In this issue’s cover interview, Yakima-Tieton Irrigation District (YTID) Manager Rick Dieker perfectly summarizes the state of many irrigation districts across the West today: “We are living off the infrastructure investments that were made over a century ago, and it is time to start working on keeping them viable for the future.” Mr. Dieker and his peers in Washington State share the two qualities that have enabled districts to address aging infrastructure and bring their systems into the 21st century: commitment and vision.

For three decades, Mr. Dieker has been thinking big about how to maximize YTID’s water savings and ensure that every drop of water counts. He discusses YTID’s efforts to fully enclose its already pressurized distribution system, which is responsible for generating more than $600 million in agricultural revenues each year.

Roza Irrigation District Manager Scott Revell shares a story about building big water storage structures in an era in which that rarely happens. Last month, Roza ran water into a brand new $31 million, 1,600-acre-foot reregulation reservoir. The reservoir is part of a conservation plan that spans decades, helping the district manage its limited supplies and take the edge off droughts.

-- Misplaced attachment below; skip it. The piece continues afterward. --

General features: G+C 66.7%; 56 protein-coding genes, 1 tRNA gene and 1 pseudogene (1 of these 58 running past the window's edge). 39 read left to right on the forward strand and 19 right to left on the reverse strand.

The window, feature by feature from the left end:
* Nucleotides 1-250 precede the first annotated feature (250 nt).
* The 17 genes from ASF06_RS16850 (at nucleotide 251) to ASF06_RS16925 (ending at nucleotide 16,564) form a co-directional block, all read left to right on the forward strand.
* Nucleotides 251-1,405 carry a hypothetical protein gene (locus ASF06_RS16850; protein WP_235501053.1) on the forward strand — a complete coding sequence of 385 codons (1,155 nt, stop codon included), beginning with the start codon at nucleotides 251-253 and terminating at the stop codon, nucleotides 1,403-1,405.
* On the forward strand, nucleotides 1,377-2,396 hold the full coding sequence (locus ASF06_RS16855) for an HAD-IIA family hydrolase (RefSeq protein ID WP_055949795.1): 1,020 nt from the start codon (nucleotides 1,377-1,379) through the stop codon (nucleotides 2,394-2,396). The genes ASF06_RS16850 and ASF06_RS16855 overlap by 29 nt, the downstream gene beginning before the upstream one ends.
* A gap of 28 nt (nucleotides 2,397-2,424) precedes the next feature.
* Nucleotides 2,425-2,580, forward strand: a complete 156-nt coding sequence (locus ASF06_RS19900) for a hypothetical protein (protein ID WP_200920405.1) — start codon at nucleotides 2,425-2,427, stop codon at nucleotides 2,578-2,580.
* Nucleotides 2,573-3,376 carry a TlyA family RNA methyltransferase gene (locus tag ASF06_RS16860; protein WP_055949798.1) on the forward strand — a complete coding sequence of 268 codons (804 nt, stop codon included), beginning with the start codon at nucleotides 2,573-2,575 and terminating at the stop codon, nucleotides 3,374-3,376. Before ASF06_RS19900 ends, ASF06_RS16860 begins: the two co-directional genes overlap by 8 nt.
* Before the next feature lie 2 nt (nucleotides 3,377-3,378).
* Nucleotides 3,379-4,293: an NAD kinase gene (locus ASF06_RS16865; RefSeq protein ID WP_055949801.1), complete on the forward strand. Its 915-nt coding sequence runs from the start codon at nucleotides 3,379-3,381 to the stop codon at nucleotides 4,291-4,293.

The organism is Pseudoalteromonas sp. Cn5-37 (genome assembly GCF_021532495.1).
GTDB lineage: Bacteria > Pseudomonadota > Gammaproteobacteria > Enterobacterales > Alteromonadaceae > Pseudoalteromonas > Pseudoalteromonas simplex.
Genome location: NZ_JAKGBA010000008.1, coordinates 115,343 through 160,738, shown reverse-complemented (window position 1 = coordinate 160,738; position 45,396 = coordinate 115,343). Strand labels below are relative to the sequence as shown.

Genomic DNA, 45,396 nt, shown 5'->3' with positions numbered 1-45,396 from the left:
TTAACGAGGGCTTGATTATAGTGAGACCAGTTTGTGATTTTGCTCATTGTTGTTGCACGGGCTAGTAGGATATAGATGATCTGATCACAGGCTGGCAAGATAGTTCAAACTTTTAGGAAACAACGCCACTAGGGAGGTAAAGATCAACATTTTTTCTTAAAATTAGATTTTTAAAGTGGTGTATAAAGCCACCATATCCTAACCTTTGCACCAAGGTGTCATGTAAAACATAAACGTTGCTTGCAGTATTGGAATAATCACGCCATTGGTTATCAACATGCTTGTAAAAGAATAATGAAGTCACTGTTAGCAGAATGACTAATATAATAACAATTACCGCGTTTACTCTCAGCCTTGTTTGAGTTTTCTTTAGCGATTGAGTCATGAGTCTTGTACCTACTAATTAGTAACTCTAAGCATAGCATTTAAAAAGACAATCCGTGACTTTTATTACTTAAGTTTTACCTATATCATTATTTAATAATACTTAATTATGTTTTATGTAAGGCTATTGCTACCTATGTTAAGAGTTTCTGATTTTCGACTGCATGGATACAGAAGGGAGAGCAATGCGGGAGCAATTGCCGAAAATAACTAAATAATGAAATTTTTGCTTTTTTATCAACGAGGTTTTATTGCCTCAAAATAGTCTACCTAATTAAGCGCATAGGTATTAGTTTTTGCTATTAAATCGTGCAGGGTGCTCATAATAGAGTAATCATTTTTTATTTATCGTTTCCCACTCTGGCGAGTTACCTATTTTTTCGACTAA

We also hear from Jay O’Brien of the Oroville-Tonasket Irrigation District, which is situated on the Canadian border along the Okanagan River. Mr. O’Brien has spent his entire career with district. His commitment to the farmers and communities he serves shows in his approach to all aspects of district management. “The district has always provided water for wildland firefighting. It is a good, neighborly thing to do.”

These dedicated individuals are the reason why there is an Irrigation Leader magazine. They think big and care about the people they serve.

Kris Polly is editor-in-chief of Irrigation Leader magazine and president of Water Strategies LLC, a government relations firm he began in February 2009 for the purpose of representing and guiding water, power, and agricultural entities in their dealings with Congress, the Bureau of Reclamation, and other federal government agencies. He may be contacted at